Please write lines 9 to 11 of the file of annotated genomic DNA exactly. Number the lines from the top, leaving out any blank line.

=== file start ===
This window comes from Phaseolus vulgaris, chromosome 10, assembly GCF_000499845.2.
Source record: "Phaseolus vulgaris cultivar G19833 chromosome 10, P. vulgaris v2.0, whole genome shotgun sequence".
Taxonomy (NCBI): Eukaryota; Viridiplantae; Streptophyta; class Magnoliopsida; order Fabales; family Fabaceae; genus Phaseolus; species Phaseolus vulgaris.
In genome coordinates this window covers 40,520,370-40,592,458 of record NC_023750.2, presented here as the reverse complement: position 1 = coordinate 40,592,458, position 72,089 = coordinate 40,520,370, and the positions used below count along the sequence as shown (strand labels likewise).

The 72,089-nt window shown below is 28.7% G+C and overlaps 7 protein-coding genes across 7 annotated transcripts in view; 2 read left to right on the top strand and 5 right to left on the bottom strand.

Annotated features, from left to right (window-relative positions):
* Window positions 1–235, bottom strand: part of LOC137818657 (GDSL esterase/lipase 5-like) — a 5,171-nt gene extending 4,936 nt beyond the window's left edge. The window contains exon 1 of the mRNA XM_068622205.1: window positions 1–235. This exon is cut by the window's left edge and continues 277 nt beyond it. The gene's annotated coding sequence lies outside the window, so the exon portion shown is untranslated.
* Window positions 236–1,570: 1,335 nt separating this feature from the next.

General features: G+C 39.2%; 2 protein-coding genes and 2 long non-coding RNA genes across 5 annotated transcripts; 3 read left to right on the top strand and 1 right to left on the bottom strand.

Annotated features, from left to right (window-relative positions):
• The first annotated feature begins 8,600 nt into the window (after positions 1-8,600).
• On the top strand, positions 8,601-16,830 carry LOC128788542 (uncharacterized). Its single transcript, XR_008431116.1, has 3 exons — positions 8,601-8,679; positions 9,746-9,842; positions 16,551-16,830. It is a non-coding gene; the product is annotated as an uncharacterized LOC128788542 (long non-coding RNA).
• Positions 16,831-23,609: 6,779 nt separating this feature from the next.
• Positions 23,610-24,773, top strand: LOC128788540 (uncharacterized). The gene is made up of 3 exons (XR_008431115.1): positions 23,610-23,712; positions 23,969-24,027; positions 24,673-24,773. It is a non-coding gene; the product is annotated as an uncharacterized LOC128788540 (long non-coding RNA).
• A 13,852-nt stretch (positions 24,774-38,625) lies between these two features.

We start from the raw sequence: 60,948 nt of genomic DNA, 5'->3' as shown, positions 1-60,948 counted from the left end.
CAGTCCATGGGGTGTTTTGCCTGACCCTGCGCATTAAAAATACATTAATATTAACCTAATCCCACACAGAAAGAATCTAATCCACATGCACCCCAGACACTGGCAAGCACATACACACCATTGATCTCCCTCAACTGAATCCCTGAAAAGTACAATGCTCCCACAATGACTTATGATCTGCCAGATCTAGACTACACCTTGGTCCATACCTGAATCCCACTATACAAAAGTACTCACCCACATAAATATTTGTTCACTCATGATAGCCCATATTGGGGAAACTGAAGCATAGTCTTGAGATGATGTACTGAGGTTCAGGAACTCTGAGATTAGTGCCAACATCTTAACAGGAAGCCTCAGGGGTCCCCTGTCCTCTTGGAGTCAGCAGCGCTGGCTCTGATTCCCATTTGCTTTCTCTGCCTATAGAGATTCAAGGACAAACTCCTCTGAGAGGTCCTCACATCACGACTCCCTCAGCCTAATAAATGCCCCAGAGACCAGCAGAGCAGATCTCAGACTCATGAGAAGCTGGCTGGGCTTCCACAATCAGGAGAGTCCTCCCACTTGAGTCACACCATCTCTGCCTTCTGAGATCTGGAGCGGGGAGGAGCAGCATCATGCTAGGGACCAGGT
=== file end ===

General features: G+C 39.2%; 2 protein-coding genes and 2 long non-coding RNA genes across 5 annotated transcripts; 3 read left to right on the top strand and 1 right to left on the bottom strand.

Annotated features, from left to right (window-relative positions):
• The first annotated feature begins 8,600 nt into the window (after positions 1-8,600).